Monday, March 11, 2013

Maine Town to Take Symbolic Vote on Mandatory Gun Ownership

By Sarah Mahoney

DURHAM, Maine (Reuters) - Residents of a Maine town are expected to vote on Monday on whether each household should be required to own a firearm, a decision that has thrust the tiny town of Byron into the heated national debate on gun control.

The vote is scheduled to take place on Monday evening in a potentially rancorous annual town meeting for the rural western Maine town's 140 residents, and will be largely symbolic.

The town's head selectman says the vast majority of households in Byron already have at least one gun, and a requirement to possess guns and ammunition would be unenforceable because Maine law bars municipalities from legislating on firearms.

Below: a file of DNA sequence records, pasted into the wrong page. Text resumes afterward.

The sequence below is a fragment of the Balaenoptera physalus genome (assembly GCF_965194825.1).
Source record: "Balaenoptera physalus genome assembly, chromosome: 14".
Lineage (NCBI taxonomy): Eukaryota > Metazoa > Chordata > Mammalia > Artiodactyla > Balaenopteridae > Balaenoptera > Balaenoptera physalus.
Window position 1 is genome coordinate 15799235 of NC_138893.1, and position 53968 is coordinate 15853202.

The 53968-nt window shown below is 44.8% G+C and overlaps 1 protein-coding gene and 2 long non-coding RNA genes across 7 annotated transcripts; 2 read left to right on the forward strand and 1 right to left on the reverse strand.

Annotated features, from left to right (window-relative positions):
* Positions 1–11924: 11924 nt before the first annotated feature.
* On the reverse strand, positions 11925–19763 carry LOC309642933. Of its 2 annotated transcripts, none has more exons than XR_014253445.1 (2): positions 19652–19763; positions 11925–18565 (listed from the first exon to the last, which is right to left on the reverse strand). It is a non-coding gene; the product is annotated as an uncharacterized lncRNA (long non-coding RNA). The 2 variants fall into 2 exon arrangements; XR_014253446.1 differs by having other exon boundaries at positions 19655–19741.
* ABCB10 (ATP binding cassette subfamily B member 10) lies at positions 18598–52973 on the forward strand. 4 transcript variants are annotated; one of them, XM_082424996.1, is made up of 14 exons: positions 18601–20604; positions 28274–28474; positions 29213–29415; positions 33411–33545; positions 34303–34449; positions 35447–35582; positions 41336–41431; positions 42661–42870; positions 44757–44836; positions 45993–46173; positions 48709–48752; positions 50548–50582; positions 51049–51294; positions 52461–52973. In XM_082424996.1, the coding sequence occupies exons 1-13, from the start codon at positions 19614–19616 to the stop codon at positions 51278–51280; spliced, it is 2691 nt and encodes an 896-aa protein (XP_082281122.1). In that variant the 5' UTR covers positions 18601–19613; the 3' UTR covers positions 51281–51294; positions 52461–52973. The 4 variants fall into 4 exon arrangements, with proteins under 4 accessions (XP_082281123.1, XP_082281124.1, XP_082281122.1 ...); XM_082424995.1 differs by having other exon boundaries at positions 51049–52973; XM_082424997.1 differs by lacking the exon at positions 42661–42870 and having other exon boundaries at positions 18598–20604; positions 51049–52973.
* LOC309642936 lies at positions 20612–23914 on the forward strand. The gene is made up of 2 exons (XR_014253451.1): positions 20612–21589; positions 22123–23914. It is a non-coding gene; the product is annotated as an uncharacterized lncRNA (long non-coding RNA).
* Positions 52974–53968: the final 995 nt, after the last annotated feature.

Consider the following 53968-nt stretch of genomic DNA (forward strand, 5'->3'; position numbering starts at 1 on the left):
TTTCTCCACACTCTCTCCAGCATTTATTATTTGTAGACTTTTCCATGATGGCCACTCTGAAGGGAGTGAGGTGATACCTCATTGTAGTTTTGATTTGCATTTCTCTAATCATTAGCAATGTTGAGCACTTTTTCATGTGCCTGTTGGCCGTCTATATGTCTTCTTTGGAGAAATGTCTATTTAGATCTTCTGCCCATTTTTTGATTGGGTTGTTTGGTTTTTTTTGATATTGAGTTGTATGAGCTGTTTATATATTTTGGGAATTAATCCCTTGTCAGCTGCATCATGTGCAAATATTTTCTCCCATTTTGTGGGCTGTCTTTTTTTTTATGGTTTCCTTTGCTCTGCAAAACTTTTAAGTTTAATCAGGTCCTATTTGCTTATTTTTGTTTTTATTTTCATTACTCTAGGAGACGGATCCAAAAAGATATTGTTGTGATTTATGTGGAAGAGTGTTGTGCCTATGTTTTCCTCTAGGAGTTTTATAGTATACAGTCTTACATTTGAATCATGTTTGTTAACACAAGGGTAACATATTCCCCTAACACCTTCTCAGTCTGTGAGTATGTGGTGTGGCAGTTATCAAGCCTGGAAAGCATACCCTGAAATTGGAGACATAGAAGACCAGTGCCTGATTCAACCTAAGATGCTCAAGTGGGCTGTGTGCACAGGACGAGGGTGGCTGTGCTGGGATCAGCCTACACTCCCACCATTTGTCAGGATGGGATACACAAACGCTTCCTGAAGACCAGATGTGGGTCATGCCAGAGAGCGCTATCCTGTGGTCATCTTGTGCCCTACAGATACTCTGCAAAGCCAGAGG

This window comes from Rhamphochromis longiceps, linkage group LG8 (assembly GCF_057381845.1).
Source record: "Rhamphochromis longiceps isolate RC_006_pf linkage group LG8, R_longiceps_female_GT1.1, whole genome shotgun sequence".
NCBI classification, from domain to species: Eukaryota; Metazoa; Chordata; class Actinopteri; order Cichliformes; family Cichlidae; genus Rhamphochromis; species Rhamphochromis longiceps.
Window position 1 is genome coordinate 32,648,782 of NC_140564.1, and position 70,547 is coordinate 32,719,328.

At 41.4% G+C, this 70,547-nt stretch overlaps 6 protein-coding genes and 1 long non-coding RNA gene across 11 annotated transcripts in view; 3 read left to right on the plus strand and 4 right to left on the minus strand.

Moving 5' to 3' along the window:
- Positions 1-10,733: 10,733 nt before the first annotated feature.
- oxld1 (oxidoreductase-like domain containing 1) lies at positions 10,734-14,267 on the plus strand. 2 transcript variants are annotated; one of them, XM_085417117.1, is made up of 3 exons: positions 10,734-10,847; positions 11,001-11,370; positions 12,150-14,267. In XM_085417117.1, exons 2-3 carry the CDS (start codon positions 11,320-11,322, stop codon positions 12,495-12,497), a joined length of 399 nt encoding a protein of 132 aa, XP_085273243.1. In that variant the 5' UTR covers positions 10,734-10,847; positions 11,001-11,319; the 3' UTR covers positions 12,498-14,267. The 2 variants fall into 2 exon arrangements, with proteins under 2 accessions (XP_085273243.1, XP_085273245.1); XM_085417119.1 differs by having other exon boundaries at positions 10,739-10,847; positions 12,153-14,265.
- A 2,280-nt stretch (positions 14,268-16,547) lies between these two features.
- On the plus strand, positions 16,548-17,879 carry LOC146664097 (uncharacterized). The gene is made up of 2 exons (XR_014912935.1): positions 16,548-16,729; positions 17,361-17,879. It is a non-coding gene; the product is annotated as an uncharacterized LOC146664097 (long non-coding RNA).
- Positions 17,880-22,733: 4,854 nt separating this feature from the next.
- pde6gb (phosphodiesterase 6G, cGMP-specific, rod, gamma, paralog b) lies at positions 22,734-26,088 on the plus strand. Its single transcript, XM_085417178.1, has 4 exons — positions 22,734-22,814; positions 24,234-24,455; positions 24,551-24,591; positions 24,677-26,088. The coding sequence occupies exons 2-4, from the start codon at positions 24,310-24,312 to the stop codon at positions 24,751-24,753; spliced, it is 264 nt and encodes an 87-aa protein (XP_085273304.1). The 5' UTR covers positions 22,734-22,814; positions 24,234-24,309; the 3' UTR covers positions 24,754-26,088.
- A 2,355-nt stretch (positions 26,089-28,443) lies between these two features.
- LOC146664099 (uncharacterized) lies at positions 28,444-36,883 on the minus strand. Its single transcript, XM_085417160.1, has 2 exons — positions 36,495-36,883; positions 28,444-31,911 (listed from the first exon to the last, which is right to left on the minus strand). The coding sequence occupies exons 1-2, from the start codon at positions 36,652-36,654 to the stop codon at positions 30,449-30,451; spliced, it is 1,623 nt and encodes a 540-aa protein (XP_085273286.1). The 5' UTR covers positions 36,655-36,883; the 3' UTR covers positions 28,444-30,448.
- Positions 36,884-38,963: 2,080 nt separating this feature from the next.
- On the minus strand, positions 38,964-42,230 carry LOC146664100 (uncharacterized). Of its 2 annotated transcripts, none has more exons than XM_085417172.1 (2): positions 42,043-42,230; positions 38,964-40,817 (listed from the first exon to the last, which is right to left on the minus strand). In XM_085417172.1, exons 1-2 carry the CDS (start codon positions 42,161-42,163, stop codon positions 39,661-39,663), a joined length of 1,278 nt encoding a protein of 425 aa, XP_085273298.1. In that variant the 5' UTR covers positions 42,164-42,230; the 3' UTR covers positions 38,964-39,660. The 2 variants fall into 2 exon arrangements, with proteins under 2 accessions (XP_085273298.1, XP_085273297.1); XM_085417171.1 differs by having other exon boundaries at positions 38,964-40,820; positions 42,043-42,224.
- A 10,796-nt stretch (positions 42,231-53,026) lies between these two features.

"It was never my intention to force anyone to own a gun who doesn't want to. My purpose was to make a statement in support of the Second Amendment (to the U.S. Constitution)," said head selectman Anne Simmons-Edmund, who proposed the ordinance and said it would be put for a vote on Monday.

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